The main reason I posted this photo, though, besides showing the steam and ice, is the bird represented by the black dot seen in line with the tip of Door Bluff.   It's a snowy owl sitting on the ice bank, apparently content with its exposure in the 15-20 mph winds.  At first, I was unsure of the dark mass, but after borrowing a pair of binoculars from the ferry office, both Hoyt and I confirmed it was an owl hunkered down, feathers fluffed, occasionally turning its head from side-to-side.

Another reason for posting this "bird" photo is to introduce results of the recent Christmas Bird Count held on Washington Island December 15th.  Birders pooled their sightings for that day, and for the day or two on either side of that date.  Most observations are made in the field, but reports are also submitted from kitchen window yard feeders.  Sandy Peterson made the final tally seen below, along with supporting information.  This annual bird count activity takes place simultaneously throughout Door County, with Washington Island well represented by both experienced and novice birders.  Due to very cold temperatures, high winds, and ice covering the harbors, the birds seen this year were fewer in number and in variety of species than in years past, according to Sandy.

A snowy owl (or perhaps two different owls) are found in this year's count.

Our youngest son, Thor spotted a snowy owl after Christmas as it perched on the rocky point of Susie's Island.  It's likely this same bird has stayed in our area during this whole time.

Note added 01.09.14 -  Following our sighting of this owl, Melody Walsh was able to photograph the bird with a telescopic lens, and it had brownish feathers.  According to Sandy Peterson, this indicates a young bird, perhaps a young female.  Her email comment: "Snowy Owls are desperately trying to survive this winter all over Wisconsin.  Many are young of the year with no experience with winter or civilization - the ones with darker markings."  

More nature observed

Adding to local birding observations are reports of a wolf - and wolf tracks - sighted by several people on Washington Island.   At one point,  it was seen on Detroit Island, and then just Saturday it was spotted by the Arni J. crew from the wheelhouse as they crossed to Northport.  Seen scampering over broken ice, the wolf appeared to be heading toward to the mainland but was stopped by the open water in the Door.  When last observed, it was headed toward Plum Island.  According to Capt. Bill Jorgenson, it looked healthy and "well fed."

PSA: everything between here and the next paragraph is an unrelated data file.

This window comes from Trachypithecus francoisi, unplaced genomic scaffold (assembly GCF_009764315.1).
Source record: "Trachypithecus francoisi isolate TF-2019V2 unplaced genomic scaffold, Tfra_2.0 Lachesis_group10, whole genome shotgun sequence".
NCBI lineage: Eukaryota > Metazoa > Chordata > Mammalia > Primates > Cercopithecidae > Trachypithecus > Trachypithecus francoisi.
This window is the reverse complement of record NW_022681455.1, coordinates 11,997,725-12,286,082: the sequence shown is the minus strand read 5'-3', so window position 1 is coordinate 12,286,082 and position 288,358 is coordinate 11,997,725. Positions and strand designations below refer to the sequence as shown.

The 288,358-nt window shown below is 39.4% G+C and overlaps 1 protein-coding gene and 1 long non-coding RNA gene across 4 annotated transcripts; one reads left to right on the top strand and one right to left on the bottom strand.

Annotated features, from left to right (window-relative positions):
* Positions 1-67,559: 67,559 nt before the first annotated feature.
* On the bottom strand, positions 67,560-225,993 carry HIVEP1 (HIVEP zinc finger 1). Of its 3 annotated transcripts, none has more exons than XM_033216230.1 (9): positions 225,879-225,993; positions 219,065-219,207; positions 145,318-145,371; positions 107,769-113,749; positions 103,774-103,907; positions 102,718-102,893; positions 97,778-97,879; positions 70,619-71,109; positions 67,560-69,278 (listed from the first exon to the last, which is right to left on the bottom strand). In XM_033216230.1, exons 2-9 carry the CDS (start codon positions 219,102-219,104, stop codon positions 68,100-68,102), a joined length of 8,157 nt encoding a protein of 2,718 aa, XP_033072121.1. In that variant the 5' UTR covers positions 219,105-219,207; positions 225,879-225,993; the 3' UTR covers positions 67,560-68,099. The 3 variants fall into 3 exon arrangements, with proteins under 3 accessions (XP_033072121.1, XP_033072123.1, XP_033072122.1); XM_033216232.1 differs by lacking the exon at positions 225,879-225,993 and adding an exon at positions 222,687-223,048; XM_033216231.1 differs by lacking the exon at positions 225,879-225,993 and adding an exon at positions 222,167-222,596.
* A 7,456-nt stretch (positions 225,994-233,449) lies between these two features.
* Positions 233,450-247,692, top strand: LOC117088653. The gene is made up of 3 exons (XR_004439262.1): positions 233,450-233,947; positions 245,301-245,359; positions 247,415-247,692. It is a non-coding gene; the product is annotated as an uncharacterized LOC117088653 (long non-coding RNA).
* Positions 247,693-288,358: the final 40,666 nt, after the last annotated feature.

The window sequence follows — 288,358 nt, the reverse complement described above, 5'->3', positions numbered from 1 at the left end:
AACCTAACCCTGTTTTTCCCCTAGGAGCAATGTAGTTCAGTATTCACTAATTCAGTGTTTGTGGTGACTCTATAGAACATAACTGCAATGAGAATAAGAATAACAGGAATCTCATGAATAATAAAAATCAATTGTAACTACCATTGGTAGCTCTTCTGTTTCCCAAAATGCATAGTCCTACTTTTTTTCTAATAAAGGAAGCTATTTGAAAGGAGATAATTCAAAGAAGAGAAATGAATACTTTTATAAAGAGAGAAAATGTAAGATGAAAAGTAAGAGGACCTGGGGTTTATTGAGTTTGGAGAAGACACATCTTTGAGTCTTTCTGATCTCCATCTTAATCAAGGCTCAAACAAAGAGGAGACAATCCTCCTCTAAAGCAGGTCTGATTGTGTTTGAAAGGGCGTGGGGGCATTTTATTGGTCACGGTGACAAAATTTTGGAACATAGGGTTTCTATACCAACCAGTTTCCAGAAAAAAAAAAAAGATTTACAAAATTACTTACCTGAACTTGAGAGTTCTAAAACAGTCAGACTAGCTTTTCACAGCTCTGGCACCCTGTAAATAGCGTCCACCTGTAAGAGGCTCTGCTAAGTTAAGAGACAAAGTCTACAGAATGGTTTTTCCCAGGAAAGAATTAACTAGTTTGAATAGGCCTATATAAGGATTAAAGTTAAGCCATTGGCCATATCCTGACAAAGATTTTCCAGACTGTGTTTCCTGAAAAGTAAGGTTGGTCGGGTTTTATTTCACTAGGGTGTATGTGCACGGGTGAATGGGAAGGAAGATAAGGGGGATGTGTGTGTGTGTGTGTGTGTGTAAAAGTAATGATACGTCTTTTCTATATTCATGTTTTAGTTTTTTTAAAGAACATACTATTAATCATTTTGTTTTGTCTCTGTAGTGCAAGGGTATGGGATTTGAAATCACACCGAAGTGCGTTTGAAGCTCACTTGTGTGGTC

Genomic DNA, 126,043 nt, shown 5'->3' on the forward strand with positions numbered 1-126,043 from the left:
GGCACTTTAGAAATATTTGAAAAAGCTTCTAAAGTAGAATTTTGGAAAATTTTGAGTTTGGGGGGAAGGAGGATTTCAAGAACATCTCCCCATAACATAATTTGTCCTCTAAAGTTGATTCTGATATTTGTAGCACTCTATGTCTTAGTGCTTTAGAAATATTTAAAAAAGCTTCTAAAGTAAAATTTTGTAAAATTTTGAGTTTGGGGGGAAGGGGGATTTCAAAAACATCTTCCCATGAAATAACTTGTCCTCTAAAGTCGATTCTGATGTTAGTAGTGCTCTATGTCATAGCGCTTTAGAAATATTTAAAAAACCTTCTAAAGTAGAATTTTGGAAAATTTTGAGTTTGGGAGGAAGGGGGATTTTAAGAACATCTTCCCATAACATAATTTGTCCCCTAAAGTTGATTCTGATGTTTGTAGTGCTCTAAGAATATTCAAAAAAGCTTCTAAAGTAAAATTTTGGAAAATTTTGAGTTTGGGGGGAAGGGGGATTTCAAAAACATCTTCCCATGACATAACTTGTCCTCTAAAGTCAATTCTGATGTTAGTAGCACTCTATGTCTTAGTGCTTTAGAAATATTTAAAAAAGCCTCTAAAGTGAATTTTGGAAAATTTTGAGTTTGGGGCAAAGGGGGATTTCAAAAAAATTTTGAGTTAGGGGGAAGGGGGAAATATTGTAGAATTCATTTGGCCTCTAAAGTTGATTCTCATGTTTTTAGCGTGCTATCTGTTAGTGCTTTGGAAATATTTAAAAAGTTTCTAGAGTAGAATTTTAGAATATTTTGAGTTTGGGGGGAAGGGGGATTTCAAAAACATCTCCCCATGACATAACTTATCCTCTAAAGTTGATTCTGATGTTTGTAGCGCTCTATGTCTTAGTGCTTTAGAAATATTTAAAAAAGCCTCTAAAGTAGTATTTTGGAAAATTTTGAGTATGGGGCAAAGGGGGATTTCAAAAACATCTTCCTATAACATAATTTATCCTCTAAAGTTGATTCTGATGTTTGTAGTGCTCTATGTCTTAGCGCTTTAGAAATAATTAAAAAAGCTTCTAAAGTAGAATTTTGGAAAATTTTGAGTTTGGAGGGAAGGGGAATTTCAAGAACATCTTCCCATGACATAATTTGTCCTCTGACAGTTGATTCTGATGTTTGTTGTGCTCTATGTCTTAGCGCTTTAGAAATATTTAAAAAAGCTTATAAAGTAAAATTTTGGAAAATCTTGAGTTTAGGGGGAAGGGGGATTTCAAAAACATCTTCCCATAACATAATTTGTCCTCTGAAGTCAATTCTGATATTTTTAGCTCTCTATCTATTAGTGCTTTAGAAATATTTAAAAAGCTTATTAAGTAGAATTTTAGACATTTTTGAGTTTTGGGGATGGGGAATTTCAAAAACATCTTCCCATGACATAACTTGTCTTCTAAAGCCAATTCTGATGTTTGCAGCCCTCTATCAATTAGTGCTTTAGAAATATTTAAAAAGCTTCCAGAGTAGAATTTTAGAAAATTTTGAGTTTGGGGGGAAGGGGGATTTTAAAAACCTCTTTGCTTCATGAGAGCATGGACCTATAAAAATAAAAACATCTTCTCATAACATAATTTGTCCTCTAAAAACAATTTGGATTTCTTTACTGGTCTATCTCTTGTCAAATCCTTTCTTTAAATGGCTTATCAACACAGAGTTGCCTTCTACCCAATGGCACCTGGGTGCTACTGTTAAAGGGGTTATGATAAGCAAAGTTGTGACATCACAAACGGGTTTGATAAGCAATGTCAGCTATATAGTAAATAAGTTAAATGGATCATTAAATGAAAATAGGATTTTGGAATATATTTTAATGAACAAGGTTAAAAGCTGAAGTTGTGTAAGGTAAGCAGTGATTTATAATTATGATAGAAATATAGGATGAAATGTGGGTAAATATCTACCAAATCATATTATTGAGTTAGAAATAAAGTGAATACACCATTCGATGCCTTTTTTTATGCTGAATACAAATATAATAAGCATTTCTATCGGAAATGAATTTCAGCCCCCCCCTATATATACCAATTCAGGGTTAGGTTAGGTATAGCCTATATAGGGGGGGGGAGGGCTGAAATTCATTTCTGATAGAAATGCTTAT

Otter hangs around

On New Year's day I tried to get several good shots as the ferry departed the Island docks, and I located myself at the tip of Kap's point, near the Travelift.   Prodigious piles of otter poop decorated the snow and the surrounding ice shelf.   Belly tracks, where it slid along in the fresh snow, were on both the shore and the neighboring, old barge that's moored there.  This is the same area where, a few years ago, similar signs showed that an otter lived in the area.

Carp or other fish pieces are often scattered about on the ice, among the piles of scat.  This animal makes raccoons seem like great housekeepers in comparison.  About the only thing the otter leaves uneaten from a fish are the boniest pieces surrounding the carp head.  The rest is ingested, and it seems rather quickly chewed.  The results scattered on the ice and snow indicate a quick trip through the otter's digestive tract.

Ferry Line mascot

The only close-up bird photo I can contribute today is of a ring-neck pheasant, taken this afternoon.  This fellow has taken to hanging around the terminal building, and, maybe to relieve boredom, he sometimes jumps to the window ledge to peer at Bill Schutz's computer.  By now he might anticipate the handouts, because I've seen him jump from the ground to the wooden deck by the south door and snatch a cookie or piece of bread offered him.  Some days he's accompanied by a hen, but today he "foraged" alone.

Winter's just begun, but already school has been called off two days in a row, this coming on the heels of a two-week holiday.  The upper and lower bay is locked up with ice, and ore boats still operating will have their share of troubles.

With this ice and cold, it will be interesting to see how wildlife continues to adapt.

  -  Dick Purinton